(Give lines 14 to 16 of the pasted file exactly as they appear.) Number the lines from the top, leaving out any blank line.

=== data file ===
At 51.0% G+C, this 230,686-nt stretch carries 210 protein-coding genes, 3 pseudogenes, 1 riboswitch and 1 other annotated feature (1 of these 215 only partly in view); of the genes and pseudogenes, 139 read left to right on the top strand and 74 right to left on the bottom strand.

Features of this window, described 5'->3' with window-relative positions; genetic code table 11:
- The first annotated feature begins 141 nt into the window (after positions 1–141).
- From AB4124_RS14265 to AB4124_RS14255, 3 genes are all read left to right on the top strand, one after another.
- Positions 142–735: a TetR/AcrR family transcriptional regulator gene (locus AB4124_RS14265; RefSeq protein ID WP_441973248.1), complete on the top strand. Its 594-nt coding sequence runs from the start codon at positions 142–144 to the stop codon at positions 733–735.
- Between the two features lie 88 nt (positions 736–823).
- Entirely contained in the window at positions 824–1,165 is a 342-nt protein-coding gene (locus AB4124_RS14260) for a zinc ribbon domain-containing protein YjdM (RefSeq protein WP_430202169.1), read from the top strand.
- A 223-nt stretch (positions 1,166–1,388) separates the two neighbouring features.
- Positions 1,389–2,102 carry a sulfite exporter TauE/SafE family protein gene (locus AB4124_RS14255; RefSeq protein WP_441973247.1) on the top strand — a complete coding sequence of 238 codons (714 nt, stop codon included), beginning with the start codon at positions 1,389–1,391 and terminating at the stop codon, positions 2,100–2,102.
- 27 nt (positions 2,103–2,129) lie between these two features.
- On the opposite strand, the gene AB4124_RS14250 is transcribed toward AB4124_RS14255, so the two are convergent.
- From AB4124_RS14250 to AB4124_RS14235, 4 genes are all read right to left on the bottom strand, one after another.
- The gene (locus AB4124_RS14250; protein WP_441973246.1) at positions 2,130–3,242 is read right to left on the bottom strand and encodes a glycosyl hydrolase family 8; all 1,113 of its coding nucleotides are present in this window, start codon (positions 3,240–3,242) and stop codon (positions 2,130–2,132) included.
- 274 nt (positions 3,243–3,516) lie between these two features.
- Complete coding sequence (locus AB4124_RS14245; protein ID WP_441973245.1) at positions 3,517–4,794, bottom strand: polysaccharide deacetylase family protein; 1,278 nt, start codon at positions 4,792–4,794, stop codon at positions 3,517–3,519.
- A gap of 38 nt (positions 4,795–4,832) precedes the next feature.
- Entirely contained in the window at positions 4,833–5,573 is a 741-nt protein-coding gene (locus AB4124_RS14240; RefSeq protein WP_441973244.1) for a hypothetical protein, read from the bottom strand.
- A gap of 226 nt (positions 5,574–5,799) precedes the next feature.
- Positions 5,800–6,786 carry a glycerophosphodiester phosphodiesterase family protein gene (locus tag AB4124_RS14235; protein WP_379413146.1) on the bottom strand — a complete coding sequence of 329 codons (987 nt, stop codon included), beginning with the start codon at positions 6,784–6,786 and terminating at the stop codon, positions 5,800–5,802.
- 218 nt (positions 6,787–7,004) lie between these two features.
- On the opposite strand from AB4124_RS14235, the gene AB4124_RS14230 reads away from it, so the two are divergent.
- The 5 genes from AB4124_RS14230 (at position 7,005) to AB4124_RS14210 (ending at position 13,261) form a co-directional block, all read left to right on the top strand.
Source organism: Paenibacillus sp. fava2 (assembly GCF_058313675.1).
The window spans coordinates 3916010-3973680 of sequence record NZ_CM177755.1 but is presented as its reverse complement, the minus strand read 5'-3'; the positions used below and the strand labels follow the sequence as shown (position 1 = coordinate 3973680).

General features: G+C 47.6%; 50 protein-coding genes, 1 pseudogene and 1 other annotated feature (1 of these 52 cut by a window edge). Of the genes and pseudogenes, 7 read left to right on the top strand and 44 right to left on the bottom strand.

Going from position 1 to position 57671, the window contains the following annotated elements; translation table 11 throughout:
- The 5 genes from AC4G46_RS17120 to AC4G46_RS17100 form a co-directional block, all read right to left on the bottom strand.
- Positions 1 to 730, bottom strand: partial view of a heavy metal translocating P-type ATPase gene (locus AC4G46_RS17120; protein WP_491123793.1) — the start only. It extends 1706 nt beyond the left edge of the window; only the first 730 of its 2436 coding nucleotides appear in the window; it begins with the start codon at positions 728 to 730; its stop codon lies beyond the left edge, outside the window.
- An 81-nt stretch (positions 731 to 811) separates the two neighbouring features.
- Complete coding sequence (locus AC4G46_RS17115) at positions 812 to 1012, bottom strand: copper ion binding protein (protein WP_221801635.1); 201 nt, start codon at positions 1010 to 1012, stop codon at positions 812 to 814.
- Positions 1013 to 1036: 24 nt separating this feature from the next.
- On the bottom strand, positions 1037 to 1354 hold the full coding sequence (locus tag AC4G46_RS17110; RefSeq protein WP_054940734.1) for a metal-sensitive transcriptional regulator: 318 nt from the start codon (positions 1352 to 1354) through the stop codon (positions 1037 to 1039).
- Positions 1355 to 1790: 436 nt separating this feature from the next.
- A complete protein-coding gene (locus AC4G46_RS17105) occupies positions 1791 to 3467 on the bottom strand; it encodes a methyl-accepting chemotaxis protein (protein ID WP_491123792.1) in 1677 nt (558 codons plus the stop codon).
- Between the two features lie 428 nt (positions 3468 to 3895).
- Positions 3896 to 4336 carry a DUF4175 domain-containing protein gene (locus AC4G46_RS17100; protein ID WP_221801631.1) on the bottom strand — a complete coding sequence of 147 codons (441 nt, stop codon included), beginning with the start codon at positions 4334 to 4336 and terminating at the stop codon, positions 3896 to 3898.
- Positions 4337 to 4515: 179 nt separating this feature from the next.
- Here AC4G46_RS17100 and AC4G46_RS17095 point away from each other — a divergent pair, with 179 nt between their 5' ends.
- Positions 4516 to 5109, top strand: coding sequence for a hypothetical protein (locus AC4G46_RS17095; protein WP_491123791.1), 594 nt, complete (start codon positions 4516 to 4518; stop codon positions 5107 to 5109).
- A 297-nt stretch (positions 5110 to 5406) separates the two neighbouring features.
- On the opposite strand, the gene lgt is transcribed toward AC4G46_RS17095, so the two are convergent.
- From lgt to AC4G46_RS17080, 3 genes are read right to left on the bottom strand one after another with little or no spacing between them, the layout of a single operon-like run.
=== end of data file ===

- 274 nt (positions 3,243–3,516) lie between these two features.
- Complete coding sequence (locus AB4124_RS14245; protein ID WP_441973245.1) at positions 3,517–4,794, bottom strand: polysaccharide deacetylase family protein; 1,278 nt, start codon at positions 4,792–4,794, stop codon at positions 3,517–3,519.
- A gap of 38 nt (positions 4,795–4,832) precedes the next feature.